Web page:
Using a dog training collar is a cause of much controversy. There are two distinct schools of thought in dog training, whether you are focused on simple obedience or more complex tasks such as agility training: those who believe in using some level of force and those who believe in non-aggressive reinforcement. Either can be effective and what works for one dog and handler may not necessarily work for another.
The key to any type of training is reinforcement. You want to get the dog used to following a command by associating some form of reward with the action in question. The more you repeat the action and reward the response, the more the dog will learn that this is an acceptable behavior. At the same time, you need to dissuade the dog from negative behaviors. This is where training collars can come into play and where some trainers vary drastically in their methods.
Obviously, you never want to do anything to harm your dog. This is not training, it is simply abuse and can cause a dog to shut down entirely or become dangerously aggressive. That being said, there is a long way between using a collar and abusing your dog. Training collars can help the trainer to maintain some level of control and to get the dog to focus more sharply on his work.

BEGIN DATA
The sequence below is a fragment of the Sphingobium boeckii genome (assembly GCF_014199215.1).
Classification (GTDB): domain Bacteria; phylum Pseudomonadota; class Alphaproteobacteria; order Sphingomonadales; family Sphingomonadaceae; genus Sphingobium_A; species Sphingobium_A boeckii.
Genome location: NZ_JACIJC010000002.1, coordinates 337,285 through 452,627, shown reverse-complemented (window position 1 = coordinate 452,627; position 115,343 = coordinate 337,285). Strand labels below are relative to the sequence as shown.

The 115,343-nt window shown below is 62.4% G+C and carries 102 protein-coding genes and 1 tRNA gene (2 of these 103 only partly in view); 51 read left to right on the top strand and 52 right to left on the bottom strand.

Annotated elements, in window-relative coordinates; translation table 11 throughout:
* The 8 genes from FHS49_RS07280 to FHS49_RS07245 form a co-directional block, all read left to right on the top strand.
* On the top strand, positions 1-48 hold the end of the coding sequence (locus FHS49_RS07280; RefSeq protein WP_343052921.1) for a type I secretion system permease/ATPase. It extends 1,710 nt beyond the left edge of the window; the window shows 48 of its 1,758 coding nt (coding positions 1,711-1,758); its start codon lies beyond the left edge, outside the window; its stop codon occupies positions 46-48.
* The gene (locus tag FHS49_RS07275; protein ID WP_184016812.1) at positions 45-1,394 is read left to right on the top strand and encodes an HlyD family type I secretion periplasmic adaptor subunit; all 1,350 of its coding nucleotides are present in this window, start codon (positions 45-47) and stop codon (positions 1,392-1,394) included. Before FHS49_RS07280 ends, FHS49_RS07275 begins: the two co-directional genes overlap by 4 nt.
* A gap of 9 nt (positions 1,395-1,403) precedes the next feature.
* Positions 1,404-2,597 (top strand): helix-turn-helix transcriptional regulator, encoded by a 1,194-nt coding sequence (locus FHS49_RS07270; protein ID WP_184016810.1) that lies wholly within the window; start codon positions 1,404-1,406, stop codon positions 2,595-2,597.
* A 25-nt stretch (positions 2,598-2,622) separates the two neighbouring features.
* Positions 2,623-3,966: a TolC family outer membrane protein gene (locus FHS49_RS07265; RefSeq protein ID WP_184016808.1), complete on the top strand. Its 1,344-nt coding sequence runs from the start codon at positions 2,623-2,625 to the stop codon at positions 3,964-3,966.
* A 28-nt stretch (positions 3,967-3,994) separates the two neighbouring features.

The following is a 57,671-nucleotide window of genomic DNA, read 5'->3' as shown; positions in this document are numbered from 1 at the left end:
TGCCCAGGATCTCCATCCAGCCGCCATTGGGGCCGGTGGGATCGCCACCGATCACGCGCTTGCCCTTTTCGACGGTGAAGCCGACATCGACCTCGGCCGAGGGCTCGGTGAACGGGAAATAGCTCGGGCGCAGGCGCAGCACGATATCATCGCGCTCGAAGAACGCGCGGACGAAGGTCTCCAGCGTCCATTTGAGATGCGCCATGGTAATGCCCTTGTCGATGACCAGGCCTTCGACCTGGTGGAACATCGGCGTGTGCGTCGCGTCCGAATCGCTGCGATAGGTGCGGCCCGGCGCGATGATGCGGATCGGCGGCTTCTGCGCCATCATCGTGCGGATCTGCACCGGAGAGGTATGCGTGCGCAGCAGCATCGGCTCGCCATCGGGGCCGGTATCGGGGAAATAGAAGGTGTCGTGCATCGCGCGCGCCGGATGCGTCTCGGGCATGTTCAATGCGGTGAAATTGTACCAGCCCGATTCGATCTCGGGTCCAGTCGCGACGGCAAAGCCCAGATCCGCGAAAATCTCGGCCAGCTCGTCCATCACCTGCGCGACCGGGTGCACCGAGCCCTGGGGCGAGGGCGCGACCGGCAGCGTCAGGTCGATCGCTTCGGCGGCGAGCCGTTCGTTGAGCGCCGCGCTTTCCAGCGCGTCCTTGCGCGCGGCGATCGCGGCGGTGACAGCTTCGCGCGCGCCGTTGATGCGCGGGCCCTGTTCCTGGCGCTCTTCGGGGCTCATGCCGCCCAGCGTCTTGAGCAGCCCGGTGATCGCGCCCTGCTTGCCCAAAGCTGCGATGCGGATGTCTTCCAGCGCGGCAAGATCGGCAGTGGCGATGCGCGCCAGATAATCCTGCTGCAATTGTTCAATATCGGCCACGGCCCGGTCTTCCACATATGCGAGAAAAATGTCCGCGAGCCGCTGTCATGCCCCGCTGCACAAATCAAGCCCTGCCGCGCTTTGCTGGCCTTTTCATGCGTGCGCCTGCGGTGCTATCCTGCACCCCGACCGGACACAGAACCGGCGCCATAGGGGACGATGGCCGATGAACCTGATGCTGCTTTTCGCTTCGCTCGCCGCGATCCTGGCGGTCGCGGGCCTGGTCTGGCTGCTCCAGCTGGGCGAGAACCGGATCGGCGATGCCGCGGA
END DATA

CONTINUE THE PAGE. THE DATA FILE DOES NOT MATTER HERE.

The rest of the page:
When it comes to agility training in particular, dog training collars can be quite useful. Although the ultimate objective in agility is for dog and handler to communicate at a distance and with extreme confidence, it may be necessary for the trainer to maintain some sort of control at the beginning in order to guide the dog through the necessary disciplines.
chalabala / stock.adobe.com
chalabala / stock.adobe.com
In this case, the type of dog training collar used most often is a "handle" or "grab" collar. As the name denotes, this is a collar with an extra loop of fabric at the back that the trainer can use to grab the dog and guide it physically. Because it is specifically designed for this type of work, a handle collar is made to be unrestrictive and not cause any physical pain.
It is generally not recommended that a collar be used when a dog is running an agility course as it will usually be moving at top speed and there is potential for a collar to become entangled in some of the equipment and cause injury, but these "handle" collars are used in early agility training with much success. Eventually, in order to compete, the dog will have to be weaned off the collar entirely.
Another intriguing option for a dog training collar is the remote collar. This allows trainers to give dogs verbal commands from a distance. This way both dog and trainer can get used to the distance element of agility. And because remote collars don't require any physical contact, it can be easier to wean a dog off of one, substituting direct verbal commands or gestures for the commands given using the collar.
Training your dog, whether to get him to do tricks or follow simple commands or to turn him into a highly skilled agility athlete, can be one of the most rewarding experiences you can both have. Provided they are used properly, training collars can be a useful tool to help both of you get up and running smoothly.